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How to Change Slide Size in PowerPoint 2016

While Microsoft PowerPoint presentations default to the 16:9 widescreen ratio, that’s not always the size you need. Whether you want to print your deck out or show it on a different sized display, it’s good to know how to resize slides.

How To Change Slide Size In PowerPoint 2016

When changing the size of slides, PowerPoint will ask if you want to maximize content to best fill space or adjust the images and text to ensure fit. In our testing, we got the best results by selecting Ensure Fit, as Maximize enlarged photos to the point where they fall off the page and make you do more work.

MORE: The Best Laptops for Business and Productivity1

This adjustment will change the size of every slide in your presentation, so make sure you’re ready before you make the change. Here’s how to change slide size in PowerPoint 2016.

1. Click Design.

How To Change Slide Size In PowerPoint 2016

2. Click Slide Size.How To Change Slide Size In PowerPoint 2016

3. Select Custom Slide Size. If you just need to adjust for a 4:3 screen, select Standard (4:3)How To Change Slide Size In PowerPoint 2016

4. Click Widescreen.How To Change Slide Size In PowerPoint 2016

5. Select a size. “Letter Paper (8.5×11 in)” may be best for printing.How To Change Slide Size In PowerPoint 2016

6. Click OK.How To Change Slide Size In PowerPoint 2016

7. Select Ensure Fit.How To Change Slide Size In PowerPoint 2016

You’ve adjusted the size of your PowerPoint slide deck.
How To Change Slide Size In PowerPoint 2016

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Henry T. Casey, After graduating from Bard College a B.A. in Literature, Henry T. Casey worked in publishing and product development at Rizzoli and The Metropolitan Museum of Art, respectively. Henry joined Tom’s Guide and LAPTOP having written for The Content Strategist, Tech Radar and Patek Philippe International Magazine. He divides his free time between going to live concerts, listening to too many podcasts, and mastering his cold brew coffee process. Content rules everything around him. Henry T. Casey, on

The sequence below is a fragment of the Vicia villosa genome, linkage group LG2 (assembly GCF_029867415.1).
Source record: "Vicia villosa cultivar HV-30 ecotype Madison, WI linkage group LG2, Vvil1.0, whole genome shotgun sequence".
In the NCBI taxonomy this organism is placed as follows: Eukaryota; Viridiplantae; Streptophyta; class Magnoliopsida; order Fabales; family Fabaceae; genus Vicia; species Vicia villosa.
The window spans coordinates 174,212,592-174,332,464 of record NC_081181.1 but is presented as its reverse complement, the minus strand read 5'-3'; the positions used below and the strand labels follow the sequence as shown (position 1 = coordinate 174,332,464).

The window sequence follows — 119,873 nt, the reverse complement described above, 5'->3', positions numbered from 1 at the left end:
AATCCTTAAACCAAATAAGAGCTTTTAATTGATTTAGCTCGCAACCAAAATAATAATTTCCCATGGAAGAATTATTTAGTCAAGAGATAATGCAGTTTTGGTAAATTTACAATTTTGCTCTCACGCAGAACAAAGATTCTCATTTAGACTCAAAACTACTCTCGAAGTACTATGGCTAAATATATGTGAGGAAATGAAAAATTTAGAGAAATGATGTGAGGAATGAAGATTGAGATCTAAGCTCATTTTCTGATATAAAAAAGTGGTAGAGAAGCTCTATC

References

  1. ^ The Best Laptops for Business and Productivity (www.laptopmag.com)

13 Ways to Make a Slow Laptop Faster

Your laptop may be slow, but that doesn’t mean you need to replace it. Through heavy use, your notebook will collect a ton of excess files and programs, not to mention some literal dust. The parts will age, and software updates will become more demanding.

13 Ways To Make A Slow Laptop Faster

But before you go computer shopping, there are a few hardware and software fixes you should try. A little time, a screwdriver and a few settings changes can have your laptop running as though it were new. Here are 13 ways to speed up your system.

Add an SSD

Adding a solid-state drive (SSD) is the single biggest hardware change you can make to speed up a laptop. It makes everything faster; booting up, shutting down and launching apps will all occur in the blink of any eye when compared to traditional hard drives. More and more laptops are coming with built-in SSDs, but not all of them do. And if your old laptop has a traditional hard drive inside, you can crack it open for a significant speed boost at a reasonable price. A 256GB SSD, which is a decent capacity for most users, can cost as little as £75.

13 Ways To Make A Slow Laptop Faster

Upgrade Your RAM

You should have at least 8GB of RAM. These days, your best bet is to buy your laptop with that much memory, as more and more manufacturers are soldering it to the motherboard, making it impossible to add more. A number of laptops still let you open them up, and RAM is relatively cheap. If you have 4GB, upgrade to 8GB, as the additional memory will probably cost you less than £25. Few people need 16GB of RAM right now. Update Your Startup Programs
Anything running in the background will slow your computer’s boot-up time and devote resources to programs you may not even be using. Luckily, it’s simple to turn these off.

  • In Windows 10, go to Task Manager > Startup to see the list of programs you have running when you turn on your computer.

    13 Ways To Make A Slow Laptop Faster

  • On a MacBook, go to System Preferences > Users & Groups > Login Items to adjust which programs launch when you turn on the computer.

13 Ways To Make A Slow Laptop Faster

Uninstall Unused Apps

Unused programs take up storage on your hard drive and can suck resources from the CPU. Delete the junk to free up space and processing power for a faster computer. Be sure to check your library files for any junk that may stick around.

Run Regular Malware Scans

It’s possible that something you didn’t install intentionally malicious software could be the reason your laptop is slow. Run regular virus and malware scans1 to prevent something malicious from slowing down your laptop or worse. Being vigilant can help you avoid and eliminate threats that are hoarding resources or filling your laptop with junk files.

Kill Animations

The animations in your OS look cool, but they take up resources that could be going elsewhere. In Windows:
1. Search for “View advanced system settings.”
2. Choose Settings under Performance.
3. Choose “Adjust for best performance,” which will turn off a bunch of special effects and animations.

13 Ways To Make A Slow Laptop Faster

In OS X:
1. Go to System Preferences > Dock.